All posts tagged “Servers”

Will Facebook own the servers behind our virtual reality future?

Raph Koster, a game developer and author of A Theory of Fun for Game Design, has some interesting thoughts on the longterm implications of Facebook’s foray into virtual reality. Virtual reality has much greater potential than merely making games more lifelike, he says. It’s about creating the Metaverse, a marriage of the internet and real life, in which it’s possible to tour Machu Picchu, build a cathedral, and have sex with a stranger without leaving home. In the Metaverse, incredible power will belong to the companies that own the servers that provide these incredible experiences.

“It’s time to wake up to the fact that you’re just another avatar in someone else’s MMO,” Koster writes. “The real race isn’t over the client —…

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The Verge – All Posts

The NSA has reportedly been spying on Huawei’s servers for years

The US government has made definitive statements about Chinese telecommunications company Huawei — a 2012 report claimed that the company’s networking equipment posed a national security risk, something that caused the company to largely retreat from operating in the US market. Somewhat ironically, however, the US government appears to be doing something very similar to what it accused Huawei of. The New York Times is reporting that the NSA has created its own “back doors” directly into Huawei’s telecommunications networks for the purpose of collecting information on the vast array of hardware that the company claims connects a third of the global population.

The NSA also monitored communications of the company’s top executives and…

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The Verge – All Posts

How To Host Your Personal Website On Google’s Servers For Free

At the present time, everyone is hosting a personal or portfolio website to showcase his information on the Web. If you wish to host your own personal website but don’t really have to budget for it, this post is right up your alley.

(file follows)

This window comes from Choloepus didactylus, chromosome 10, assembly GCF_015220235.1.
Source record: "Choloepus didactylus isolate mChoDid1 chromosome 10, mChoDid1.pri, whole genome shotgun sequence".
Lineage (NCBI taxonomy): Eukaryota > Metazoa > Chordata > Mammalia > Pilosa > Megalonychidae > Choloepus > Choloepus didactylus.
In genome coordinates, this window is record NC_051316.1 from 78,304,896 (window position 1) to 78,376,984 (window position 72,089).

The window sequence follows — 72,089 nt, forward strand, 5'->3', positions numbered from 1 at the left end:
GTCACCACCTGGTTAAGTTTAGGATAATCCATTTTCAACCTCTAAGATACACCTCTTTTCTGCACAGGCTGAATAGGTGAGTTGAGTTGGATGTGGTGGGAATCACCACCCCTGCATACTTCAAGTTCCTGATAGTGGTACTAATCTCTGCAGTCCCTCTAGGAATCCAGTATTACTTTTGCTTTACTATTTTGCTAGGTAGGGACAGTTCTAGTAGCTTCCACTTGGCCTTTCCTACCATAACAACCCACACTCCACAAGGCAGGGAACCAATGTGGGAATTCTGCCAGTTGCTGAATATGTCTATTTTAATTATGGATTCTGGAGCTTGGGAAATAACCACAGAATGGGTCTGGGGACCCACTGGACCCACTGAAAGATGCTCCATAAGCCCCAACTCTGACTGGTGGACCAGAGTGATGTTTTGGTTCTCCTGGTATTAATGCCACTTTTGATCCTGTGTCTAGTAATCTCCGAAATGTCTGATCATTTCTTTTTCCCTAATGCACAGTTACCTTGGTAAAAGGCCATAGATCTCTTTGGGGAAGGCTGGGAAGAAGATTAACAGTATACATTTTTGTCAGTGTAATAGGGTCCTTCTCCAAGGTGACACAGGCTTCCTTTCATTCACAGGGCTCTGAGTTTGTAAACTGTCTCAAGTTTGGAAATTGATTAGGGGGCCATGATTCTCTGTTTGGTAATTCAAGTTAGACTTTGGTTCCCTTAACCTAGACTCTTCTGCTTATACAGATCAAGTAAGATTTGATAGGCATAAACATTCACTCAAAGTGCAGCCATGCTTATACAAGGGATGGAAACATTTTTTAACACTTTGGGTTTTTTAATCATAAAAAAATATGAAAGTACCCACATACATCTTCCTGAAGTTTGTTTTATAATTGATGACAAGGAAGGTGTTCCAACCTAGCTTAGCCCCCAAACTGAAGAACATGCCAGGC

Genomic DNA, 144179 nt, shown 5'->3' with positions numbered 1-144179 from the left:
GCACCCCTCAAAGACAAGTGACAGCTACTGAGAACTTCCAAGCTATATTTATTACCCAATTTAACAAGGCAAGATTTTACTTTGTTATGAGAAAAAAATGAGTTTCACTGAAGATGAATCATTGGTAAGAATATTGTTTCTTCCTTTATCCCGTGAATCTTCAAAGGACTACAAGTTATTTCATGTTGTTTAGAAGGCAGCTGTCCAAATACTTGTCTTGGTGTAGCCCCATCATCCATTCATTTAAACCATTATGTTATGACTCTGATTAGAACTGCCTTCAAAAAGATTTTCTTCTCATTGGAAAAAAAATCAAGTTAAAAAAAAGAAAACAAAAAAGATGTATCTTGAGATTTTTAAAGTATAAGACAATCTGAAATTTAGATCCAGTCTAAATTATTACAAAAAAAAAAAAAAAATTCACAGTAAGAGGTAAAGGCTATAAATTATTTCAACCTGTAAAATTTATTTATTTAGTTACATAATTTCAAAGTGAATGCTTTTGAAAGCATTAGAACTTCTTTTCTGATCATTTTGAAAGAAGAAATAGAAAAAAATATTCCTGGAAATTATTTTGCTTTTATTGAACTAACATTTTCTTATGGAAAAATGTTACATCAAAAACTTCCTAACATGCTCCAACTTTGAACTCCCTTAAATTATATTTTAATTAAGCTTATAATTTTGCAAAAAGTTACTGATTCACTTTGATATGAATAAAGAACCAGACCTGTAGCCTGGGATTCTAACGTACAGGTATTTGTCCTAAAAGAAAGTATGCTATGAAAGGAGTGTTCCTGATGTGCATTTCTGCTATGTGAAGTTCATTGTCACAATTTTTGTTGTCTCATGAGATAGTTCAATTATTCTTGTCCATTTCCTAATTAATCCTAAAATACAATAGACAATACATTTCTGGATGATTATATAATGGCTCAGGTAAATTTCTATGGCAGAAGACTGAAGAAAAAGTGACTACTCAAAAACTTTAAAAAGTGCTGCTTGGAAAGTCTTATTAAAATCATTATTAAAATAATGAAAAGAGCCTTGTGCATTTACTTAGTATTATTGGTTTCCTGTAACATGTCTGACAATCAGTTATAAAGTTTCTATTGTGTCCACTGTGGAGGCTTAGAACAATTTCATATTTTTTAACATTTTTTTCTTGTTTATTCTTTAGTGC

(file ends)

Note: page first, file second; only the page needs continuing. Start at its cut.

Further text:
This simple tutorial will show you how you can host a basic website (built using HTML & CSS) on Google’s servers, for free. And you can easily complete this between 1 and 3 hours.

Technically, Google does not provide free hosting solutions, but they do provide a Platform As A Service (PAAS) known as Google App Engine (GAE). This tutorial uses App Engine’s ‘Static files’ feature to host a static HTML-CSS website on GAE’s servers.

At the end of this tutorial you will be getting your own personal website at a customized sub-domain address like so: <your-custom-name> You can make it your contact page, to connect with potential clients or to expand

I have one at, hosted on GAE. It just takes 7 tasks:

  1. Make a personal website using a free HTML-CSS website template
  2. Download and Install Python and GAE SDK
  3. Sign up for Google App Engine
  4. Create app at Google App Engine
  5. Develop app using GAE Python SDK
  6. Deploy/upload your custom app to GAE servers

Let’s get to it.

Task 1: Make a Personal Website

Building a website from scratch can be hard and tricky, especially if you are not a hardcore web designer or an expert with writing tagged elements in html. However you can always work on a web template and customize it into your own version. Here are just a few good, easy-to-edit, and Creative Commons licensed website templates:

To make the website template your own, download the templat from the given links above, unzip the files and edit the index.html or other .html files. You can use any text editor to edit these files like Notepad or WordPad, but Notepad++ is easier and highly recommended. Add your information, e.g., name, skills, work, portfolio, contact information, etc. and save the file.

Alternatively, if you want to do more on your website, you can try learning HTML5 & CSS. We have plenty of HTML5/CSS tutorials to learn from. Do check them out.

Task 2: Get Python and GAE SDK

Next, download and install the following software for editing and deploying apps to GAE servers.